child holding their parents hand

Post-Divorce Pearls of Wisdom

3 min read

By D. A. Wolf
Sep 03, 2020

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In the midst of my drawn-out divorce, I was stunned at the amount of unsolicited advice I received, especially from single mothers. Now, I don't know if dads offer constant commentary to their fellow fathers… frankly, I doubt it. But the moms? It was a steady stream, and most of it didn't help.

 

Let's be honest. Mothers judge other mothers when we're married. Is it any surprise they would do so when our families are falling apart?

The trouble is, the onslaught of opinions left me questioning what I thought I knew, second-guessing my decisions, and riding a rollercoaster of insecurities and emotions sparked by the divorce itself. I was raw and vulnerable—wildly hopeful one minute, distraught the next, and sensitive to every criticism, particularly concerning my children.

And seeing what my little boys were going through, knowing how often they were caught in the middle, I felt utterly helpless as a parent. I was certainly in need of counsel—and got some, from a professional. But the recommendations of other single moms? None of them seemed to fit.

Eventually, it dawned on me. Your neighbor's divorce, your co-worker's divorce, your best friend's divorce—these are not your divorce. And my neighbors, co-workers, and best friends were making assumptions—inaccurate or irrelevant assumptions—about what was going on in my household in my divorce.

The bottom line? Never assume.

I offer you advice drawn directly from my "never assume" files. Some of this may apply, and some may be irrelevant. As much as anything, "never assume" is all about acknowledging that each experience of divorce is unique.

 

If You Are Still Divorcing

Never assume that your attorney is the sole provider of necessary information. In fact, assume the opposite! You must take ownership for researching options yourself, listening to your gut when something feels "off," and remembering that your lawyer is not your therapist.

Never assume that follow-up legalities won't be needed in the future. This may be the benign result of changing life circumstances that require adjustments. For instance, a change in financial situation or job may mean modifications to support or custody arrangements. Or, post-divorce problems with your ex may require legal intervention.

Never assume that family court is easy to navigate. Remember that divorce laws and related processes are state-specific. (This is just one of the reasons that counsel offered by your besties in Massachusetts and New York may be of little value to you in Tennessee.)

Never assume that your friend three counties away is more able to predict your progress than your well-meaning out-of-state pals. Not only do the circumstances of each divorce vary, but so will your attorneys and judges (in style and skill), and thus, the outcome.

Never assume that transitions will be easy or simple, that you won't find yourself stalled professionally, that you won't experience a period of financial disarray or be compelled to dig deep for guts you never knew you had. Never assume that you can't handle it—all of it—or that you won't make it through. You can, and will, find reserves of strength to survive, and ultimately flourish.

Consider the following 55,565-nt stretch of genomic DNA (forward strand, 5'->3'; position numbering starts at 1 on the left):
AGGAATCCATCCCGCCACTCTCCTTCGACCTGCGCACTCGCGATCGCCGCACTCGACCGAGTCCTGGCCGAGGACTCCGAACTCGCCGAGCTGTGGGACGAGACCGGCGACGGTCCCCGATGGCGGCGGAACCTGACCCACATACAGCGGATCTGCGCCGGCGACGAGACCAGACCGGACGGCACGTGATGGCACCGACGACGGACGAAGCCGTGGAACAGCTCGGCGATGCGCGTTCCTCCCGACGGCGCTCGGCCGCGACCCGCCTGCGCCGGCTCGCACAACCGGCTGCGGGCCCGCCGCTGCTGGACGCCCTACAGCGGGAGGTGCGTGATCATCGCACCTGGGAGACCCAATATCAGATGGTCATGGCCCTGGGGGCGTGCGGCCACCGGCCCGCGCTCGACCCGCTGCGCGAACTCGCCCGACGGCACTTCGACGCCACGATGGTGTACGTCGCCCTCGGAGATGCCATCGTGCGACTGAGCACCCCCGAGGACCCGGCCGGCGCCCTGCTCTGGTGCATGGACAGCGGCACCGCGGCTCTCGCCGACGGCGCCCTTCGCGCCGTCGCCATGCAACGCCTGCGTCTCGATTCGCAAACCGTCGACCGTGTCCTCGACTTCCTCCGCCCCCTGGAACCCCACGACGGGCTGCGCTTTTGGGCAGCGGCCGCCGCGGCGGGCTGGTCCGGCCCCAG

If You Are Dealing With Children

Never assume that your child is telling you all that he or she is feeling—about the divorce, about an absent parent, about you, about your new romantic interest, or post-divorce life in general. Your child's age when you're divorcing is a factor, but likewise, temperament, ability to articulate what he or she is feeling, and willingness to compromise the security of both parental relationships by possibly rocking the boat.

Never assume that your children will heal at the same time in the same way. They're individuals, right? They'll grieve, act out, and adjust differently—just as they would with any major life event. This includes adult children of divorce.

Never assume that life after divorce is a "fixed" destination. Circumstances are rarely static, much less entirely within your control. You or your ex may be great co-parents for a time; however, a period of unemployment, a remarriage, a relocation for work, or serious medical issues are just a few of the challenges that introduce emotional and logistical curve balls that shift schedules, impact finances, and need to be dealt with… like adults.

Never assume that an under-performing co-parent won’t mature into a better one—more cooperative in terms of active parenting, more cooperative financially, or more cooperative as children mature into teenagers, young adults, and parents themselves. But never assume that he or she will.

Never assume that change will come easily for your kids, but never assume that they won't amaze you with their resiliency. And that will help with yours, as you find yourself taking new risks and embarking on new adventures that open up your world to glorious possibilities.


If you are experiencing marital difficulties, please visit ProConnect to speak with one of our experts. To learn more about our Community, visit www.DivorceForce.com.

Written by D. A. Wolf

D. A. Wolf is a freelance writer, editor, and independent marketing consultant. She is a Wellesley and Wharton grad with a passion for multilingual Scrabble, outsider art, and cultural commentary. A contributor to DivorceForce, Huffington Post, The Good Men Project, and elsewhere, she muses on relationships, work life, and more at Daily Plate of Crazy.

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